A device that can generate electricity while desalinating seawater has been developed by researchers in Saudi Arabia and China, who claim that their new system is highly efficient at performing both tasks. The device uses waste heat from the solar cell for desalination, thereby cooling the solar cell. It also produces no concentrated brine as waste, cutting its potential environmental impact.
In many parts of the world, climate change and population growth are putting huge demands on freshwater supplies. In some coastal regions, desalination – removing the salt from brackish water or seawater to turn it into fresh water – is increasingly being used to meet demand. Indeed, there are now around 16,000 desalination plants around the world producing about 95 million cubic metres of freshwater every day .
However, current desalination systems can be expensive and energy hungry, producing significant carbon emissions. The process can also produce highly concentrated salt water, or brine, as well as freshwater. This brine can also contain toxic chemicals introduced during the desalination process and if not disposed of properly, it can have negative environmental impacts.
Climate change is also driving demand for renewable energy, like solar power. Simultaneous electricity and freshwater production using the waste heat from solar cells for desalination has been touted as a way to cut the energy required for desalination. However, this has typically resulted in a trade-off between efficient electricity generation and efficient desalination.
Now, Wenbin Wang at King Abdullah University of Science and Technology in Saudi Arabia and colleagues claim to have developed a new device called a PV-membrane distillation-evaporative crystallizer (PME) that combines efficient desalination and electricity generation.
PME consists of a solar panel on top of a multistage membrane distillation (MSMD) component. The MSMD uses waste heat from the solar cell to drive water evaporation, and is designed to collect and reuse latent heat from vapour condensation in each distillation stage to drive evaporation in the next stage.
In laboratory tests simulating solar illumination at an ambient temperature of 24 °C, the temperature of the solar cell on the PME was around 14 °C cooler than an identical solar cell not mounted on a MSMD component. The led to almost 8% more electricity production, compared to the bare solar cell. In the same test, the PME produced fresh water from seawater at a rate of about 2.4 kg/m2h, which is almost double that previously reported for a combined solar and desalination device.
“The high desalination performance of this design is attributed to the recycling of the latent heat of vapour condensation,” Wang told Physics World, adding that previous devices have not recycled latent heat.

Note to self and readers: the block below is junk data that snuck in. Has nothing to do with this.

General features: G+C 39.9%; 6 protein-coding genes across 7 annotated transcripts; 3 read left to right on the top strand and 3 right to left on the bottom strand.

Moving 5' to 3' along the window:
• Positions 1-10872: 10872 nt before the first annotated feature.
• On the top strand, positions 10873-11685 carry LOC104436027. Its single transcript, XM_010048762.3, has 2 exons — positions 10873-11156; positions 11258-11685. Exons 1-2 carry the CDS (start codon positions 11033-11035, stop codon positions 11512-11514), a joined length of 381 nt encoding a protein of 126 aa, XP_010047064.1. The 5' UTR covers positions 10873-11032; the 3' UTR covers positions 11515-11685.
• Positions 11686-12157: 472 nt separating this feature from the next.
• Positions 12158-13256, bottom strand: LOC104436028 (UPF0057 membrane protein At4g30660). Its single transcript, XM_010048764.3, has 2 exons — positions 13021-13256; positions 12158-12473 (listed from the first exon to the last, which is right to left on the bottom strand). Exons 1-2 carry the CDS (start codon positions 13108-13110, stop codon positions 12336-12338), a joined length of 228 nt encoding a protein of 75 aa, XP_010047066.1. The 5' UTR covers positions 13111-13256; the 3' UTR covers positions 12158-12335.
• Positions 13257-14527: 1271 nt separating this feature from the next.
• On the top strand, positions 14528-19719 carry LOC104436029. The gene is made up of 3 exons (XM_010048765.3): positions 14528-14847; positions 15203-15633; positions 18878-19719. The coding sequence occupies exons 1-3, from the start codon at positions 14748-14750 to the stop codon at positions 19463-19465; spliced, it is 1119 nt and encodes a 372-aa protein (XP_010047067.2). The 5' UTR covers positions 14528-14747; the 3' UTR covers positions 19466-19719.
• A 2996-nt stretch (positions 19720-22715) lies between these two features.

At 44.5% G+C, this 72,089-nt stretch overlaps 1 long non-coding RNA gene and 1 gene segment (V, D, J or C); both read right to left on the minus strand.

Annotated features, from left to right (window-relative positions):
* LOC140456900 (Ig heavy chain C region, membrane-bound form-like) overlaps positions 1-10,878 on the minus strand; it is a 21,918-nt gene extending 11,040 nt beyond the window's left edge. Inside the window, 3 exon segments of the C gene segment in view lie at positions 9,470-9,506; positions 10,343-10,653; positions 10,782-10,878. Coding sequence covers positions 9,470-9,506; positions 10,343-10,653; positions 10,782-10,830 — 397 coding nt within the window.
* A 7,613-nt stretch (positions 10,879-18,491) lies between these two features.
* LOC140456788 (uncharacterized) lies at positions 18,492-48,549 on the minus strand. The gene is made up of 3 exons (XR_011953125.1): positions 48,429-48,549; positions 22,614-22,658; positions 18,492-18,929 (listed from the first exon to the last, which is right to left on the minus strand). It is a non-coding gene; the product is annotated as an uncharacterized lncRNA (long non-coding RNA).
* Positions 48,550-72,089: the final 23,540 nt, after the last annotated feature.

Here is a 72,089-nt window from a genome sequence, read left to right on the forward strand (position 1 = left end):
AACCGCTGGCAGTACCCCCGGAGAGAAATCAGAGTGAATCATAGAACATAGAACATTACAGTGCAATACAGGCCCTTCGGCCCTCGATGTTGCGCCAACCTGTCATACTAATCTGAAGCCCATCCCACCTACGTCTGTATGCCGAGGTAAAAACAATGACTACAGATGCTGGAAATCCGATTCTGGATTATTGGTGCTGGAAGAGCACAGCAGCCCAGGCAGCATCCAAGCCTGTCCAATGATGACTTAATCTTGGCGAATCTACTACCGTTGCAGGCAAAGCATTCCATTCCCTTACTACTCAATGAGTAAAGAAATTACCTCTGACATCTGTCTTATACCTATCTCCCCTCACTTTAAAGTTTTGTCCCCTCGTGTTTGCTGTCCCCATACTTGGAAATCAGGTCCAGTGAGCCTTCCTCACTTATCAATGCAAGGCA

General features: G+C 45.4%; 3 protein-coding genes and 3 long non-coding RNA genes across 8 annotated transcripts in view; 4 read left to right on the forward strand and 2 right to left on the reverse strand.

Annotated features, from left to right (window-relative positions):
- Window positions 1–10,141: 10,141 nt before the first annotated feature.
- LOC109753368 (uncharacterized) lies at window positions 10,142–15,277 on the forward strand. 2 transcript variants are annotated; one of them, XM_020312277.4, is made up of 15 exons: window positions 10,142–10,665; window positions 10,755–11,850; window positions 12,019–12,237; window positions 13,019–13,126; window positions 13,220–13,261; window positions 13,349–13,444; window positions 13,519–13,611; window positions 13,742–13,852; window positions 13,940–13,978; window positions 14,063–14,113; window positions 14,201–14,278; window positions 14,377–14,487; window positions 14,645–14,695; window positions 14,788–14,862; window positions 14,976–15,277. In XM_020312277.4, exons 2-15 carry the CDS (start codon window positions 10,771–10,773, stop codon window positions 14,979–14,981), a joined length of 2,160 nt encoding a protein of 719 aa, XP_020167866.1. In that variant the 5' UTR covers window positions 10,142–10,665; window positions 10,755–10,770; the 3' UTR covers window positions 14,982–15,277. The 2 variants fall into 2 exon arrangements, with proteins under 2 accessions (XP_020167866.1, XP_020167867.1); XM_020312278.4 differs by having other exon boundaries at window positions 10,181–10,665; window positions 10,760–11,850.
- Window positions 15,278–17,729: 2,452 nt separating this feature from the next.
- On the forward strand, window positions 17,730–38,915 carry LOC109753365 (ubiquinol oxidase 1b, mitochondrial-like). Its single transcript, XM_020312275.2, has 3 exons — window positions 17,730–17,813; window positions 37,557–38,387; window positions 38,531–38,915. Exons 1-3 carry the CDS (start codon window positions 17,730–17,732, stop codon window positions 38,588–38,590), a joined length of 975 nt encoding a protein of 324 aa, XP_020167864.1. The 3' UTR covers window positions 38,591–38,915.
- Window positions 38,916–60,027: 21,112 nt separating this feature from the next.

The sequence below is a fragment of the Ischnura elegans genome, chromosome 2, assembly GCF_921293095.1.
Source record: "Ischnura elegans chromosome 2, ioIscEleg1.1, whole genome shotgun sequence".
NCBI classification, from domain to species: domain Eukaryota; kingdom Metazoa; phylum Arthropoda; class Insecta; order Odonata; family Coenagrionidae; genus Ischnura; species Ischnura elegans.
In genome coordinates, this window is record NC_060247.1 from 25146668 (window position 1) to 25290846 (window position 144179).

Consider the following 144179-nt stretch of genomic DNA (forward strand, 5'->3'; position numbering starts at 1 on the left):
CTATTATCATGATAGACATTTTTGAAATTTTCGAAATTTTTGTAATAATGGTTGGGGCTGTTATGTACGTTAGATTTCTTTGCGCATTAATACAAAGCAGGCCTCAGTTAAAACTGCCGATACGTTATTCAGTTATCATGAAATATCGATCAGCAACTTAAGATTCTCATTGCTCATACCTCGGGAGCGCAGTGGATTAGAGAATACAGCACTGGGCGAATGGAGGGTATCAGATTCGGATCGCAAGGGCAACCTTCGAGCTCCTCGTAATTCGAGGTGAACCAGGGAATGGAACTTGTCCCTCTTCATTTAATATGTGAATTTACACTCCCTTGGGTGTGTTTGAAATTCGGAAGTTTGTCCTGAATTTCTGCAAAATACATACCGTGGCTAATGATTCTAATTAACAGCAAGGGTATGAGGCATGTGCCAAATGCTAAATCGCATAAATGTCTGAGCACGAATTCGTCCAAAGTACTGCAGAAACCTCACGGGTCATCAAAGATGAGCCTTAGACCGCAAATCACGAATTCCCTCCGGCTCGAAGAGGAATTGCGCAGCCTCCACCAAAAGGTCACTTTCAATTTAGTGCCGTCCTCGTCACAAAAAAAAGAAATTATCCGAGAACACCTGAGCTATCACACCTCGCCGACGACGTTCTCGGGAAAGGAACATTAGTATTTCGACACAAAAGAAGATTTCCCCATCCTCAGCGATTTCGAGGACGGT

Each of the five stages of the MSMD consists of four parts: a thermal conduction layer, an evaporation layer, a hydrophobic membrane, and a condensation layer. The conduction layer transports heat from the solar cell or previous distillation stage to the evaporation layer. Seawater flows into the evaporation layer and, driven by the heat, some water evaporates. The water vapour then passes through a porous hydrophobic membrane and condenses in the condensation layer as freshwater.
The MSMD device sits on an evaporative crystallizer that uses latent heat from the last distillation phase to evaporate off the liquid from the final concentrated brine that is produced alongside the freshwater, leaving behind only solid salt.
Salt-free drinkable water comes at a cost
Evaporation and condensation through the system is governed by the vapour pressure gradient between the evaporation layer and condensation layer in each stage. A theoretical model suggests that the hydrophobic membranes are key to achieving simultaneous PV cooling and a high rate of water production.
“The key development with this device is the utilization of the hydrophobic membrane with a low thickness and high porosity, which is guided by our theoretical model,” Wang says. “Previous work mainly utilized the hydrophobic membrane with a high thickness to reduce the thermal conduction loss and our theoretical model found that the reducing the thickness of hydrophobic membrane can achieve a high desalination performance and low solar cell temperature simultaneously.”
“We are currently scaling up this device and planning to build a photovoltaic farm that combines electricity generation and seawater desalination,” Wang says.
The research is described in Joule.